One thing that struck me – as it did Gawande – is the degree to which an exaggerated concern over safety dominates and constrains the circumstances in which elderly people exist. (I didn’t say “live” because, as Gawande shows, for too many it really isn’t living). And the safety concern is not so much on the part of the elderly themselves, as it is their children and caregivers (and of course the latter have a big concern to avoid blame for an adverse outcome).

The mentioned change of perspective is relevant. It’s tragic to die with “your whole life ahead of you.” At ninety, not so much. The concerns are different. But putting oldsters in a safe environment often means restricting what they can eat, what they can do, what activities they’re permitted, etc. They are made prisoners of safety. Gawande says they’re given “a life designed to be safe but empty of everything they care about.”

imagesWe all want to be “safe.” But what does that really mean? Zero risk? Some people today actually seem to think so, embracing a “precautionary principle” on issues like fracking that rule out anything not proven riskless – as if anything in life ever could be. But there is a constant trade-off between safety and other important concerns. A true “precautionary principle” would not allow us, for example, to drive cars. But we reckon that a trip is worth the risk, and that’s rational. After all, no matter how safe you try to be, life always entails an irreducible risk factor. images-2You can eschew cars but still get hit by one crossing the street. And for all your safety efforts, your risk of dying will still be not zero but, actually, 100%.

That perspective seems missing from eldercare. As though the safety obsession will keep folks from dying. When in fact, at best, it will only keep them alive for what is really a relatively short time. I daresay many elderly people would accept a small risk of dying a little sooner in exchange for more freedom and autonomy – more quality of life – while it lasts. There’s not much value in a longer life if it’s “lived” as described in my opening paragraph.

After all, the point of living is not just to not die. It certainly isn’t to not die tomorrow rather than the day after.

Hollow Hillary’s Trade Terrors

October 11, 2015

Republican presidential candidates are falling over themselves pandering to a right-wing activist base that dominates party primaries – exemplified by Scott Walker advocating a northern border wall. Though he quit, so maybe that out-crazied the party’s crazy wing.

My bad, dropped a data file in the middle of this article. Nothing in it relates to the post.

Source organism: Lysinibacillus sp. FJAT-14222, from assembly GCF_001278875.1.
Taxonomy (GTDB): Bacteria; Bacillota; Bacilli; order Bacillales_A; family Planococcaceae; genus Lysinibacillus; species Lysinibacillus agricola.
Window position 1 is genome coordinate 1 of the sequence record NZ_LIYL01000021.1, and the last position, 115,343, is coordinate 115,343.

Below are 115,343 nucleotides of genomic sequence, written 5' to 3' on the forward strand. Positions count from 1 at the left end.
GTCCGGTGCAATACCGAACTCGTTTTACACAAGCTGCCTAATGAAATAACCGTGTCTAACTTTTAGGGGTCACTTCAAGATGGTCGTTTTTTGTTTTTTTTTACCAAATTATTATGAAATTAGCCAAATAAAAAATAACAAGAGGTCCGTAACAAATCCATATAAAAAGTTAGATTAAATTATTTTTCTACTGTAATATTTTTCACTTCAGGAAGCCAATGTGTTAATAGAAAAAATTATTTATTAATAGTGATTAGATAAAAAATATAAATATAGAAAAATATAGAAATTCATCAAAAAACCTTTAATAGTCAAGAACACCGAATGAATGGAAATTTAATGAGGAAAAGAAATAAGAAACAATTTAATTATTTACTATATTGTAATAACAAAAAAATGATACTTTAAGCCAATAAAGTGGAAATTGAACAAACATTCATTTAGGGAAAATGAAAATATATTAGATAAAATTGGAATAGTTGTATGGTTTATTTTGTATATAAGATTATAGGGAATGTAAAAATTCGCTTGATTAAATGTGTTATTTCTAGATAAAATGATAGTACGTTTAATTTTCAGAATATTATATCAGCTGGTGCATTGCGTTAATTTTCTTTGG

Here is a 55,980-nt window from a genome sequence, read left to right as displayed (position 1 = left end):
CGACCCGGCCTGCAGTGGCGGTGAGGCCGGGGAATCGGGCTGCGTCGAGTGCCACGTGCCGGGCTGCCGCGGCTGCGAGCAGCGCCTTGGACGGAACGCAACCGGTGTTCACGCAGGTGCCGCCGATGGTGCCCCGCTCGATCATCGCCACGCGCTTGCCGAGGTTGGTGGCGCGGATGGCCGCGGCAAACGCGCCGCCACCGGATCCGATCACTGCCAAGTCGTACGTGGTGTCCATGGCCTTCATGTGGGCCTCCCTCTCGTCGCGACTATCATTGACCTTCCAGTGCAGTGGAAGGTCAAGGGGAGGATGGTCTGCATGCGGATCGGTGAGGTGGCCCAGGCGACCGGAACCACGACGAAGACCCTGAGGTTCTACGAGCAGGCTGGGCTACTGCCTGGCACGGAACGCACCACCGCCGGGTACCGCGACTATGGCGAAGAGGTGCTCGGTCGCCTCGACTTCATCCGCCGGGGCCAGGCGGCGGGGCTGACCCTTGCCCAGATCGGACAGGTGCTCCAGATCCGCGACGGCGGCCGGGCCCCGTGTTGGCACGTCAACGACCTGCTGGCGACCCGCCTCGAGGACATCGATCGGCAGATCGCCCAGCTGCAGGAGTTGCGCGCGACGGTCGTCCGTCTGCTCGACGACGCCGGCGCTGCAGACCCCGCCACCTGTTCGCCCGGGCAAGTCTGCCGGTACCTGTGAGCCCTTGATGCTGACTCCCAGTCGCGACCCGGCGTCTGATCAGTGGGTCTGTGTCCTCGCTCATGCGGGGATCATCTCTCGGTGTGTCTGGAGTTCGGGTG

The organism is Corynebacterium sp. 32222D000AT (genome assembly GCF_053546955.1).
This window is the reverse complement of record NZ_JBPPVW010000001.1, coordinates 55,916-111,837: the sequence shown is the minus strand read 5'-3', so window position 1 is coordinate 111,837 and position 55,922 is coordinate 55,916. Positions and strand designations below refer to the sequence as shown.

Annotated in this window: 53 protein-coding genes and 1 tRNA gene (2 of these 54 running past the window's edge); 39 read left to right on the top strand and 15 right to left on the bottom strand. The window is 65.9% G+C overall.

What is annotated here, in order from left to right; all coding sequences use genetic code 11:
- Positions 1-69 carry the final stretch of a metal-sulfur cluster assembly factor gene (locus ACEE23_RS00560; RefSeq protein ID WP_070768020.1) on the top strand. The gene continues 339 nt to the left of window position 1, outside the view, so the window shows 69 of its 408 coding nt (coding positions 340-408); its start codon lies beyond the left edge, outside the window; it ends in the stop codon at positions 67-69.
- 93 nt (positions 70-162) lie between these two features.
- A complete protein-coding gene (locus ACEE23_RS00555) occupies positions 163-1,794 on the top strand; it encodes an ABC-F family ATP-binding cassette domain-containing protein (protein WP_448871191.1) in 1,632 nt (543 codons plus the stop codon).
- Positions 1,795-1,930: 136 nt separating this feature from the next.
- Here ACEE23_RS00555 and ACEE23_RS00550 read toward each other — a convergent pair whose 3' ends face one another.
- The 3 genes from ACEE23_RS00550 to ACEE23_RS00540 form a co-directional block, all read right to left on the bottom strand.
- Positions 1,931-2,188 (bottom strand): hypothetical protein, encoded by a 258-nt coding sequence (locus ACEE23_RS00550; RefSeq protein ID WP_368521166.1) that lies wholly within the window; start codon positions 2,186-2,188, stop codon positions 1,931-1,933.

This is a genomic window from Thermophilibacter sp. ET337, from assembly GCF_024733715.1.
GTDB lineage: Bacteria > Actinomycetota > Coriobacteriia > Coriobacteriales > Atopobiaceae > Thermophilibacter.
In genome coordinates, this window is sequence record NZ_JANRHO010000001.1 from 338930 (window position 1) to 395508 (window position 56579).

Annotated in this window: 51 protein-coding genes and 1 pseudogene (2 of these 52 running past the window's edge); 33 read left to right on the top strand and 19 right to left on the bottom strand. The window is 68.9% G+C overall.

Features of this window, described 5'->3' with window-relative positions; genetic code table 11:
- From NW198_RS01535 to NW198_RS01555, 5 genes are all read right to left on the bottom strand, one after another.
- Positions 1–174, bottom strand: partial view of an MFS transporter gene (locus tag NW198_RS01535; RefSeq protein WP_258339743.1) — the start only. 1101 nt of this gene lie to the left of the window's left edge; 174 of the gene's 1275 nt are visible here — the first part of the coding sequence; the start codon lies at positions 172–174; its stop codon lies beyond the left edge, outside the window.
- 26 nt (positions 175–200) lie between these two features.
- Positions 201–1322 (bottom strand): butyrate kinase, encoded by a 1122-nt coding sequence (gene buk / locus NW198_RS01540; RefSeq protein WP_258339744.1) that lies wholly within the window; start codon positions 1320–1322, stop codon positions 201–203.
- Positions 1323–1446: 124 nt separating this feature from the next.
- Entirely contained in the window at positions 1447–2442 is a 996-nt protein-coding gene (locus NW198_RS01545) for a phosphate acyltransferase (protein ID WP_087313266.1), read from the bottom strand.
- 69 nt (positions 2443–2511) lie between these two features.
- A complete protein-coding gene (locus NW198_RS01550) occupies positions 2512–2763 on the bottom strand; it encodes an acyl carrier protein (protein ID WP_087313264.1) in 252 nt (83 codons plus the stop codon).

unknown-12The Democratic party has likewise been captured by a left-wing activist base, which explains Hillary Clinton’s disgraceful attack on President Obama’s TPP (Pacific nation trade deal), even though she advocated the concept while Secretary of State. It’s one of the few really good things Obama has achieved. That a big trade deal could be concluded at all in today’s complicated world is almost a miracle. Failure to approve it would be yet another blow to America’s tattered international credibility, while China’s role is growing. Recall how our friends all ignored Obama’s plea to shun China’s new regional development bank.

imagesAnd it’s a good deal for America – the benefits to our consumers through lower prices on imports will vastly outweigh any jobs lost – and that furthermore will stimulate more spending on other things, creating new jobs, making up for the ones lost. It’s good for the world too, making people in other countries more prosperous. A more prosperous world, with wealthier trading partners, is also obviously good for America.

But none of this registers with the anti-trade – frankly, anti-market – anti-economic-growth – Democratic left wing which Hillary feels she must coddle. At one time it was actually the Republicans who were the protectionists, while Democrats were for free trade, recognizing that protectionism was a scam to protect businesses from economic competition, and free trade benefited the broader public. UnknownDemocrats’ newfound hostility to trade trashes the good of the many for the interests of a few. How did they get their heads so far up their rears on this issue?

Hillary, trying to justifying her betrayal on the TPP, claimed its provisions are too cushy for pharmaceutical companies. Funny that when the deal was announced, pharmaceutical stocks plunged because those companies were seen to be screwed.

Things We’re Not Allowed to Say

October 7, 2015

imagesBlacks can say the N-word. Whites like me cannot. Not even in my own blog, nor even when talking of its offensiveness (as Christopher Hitchens once learned when a TV interview was abruptly terminated).

Issues of who can say what were a key topic at a 9/26 Skidmore College symposium with a panel packed with intellectual rock stars (Marilynne Robinson, Anthony Appiah, Orlando Patterson, Phillip Lopate, etc.).

Patterson

Patterson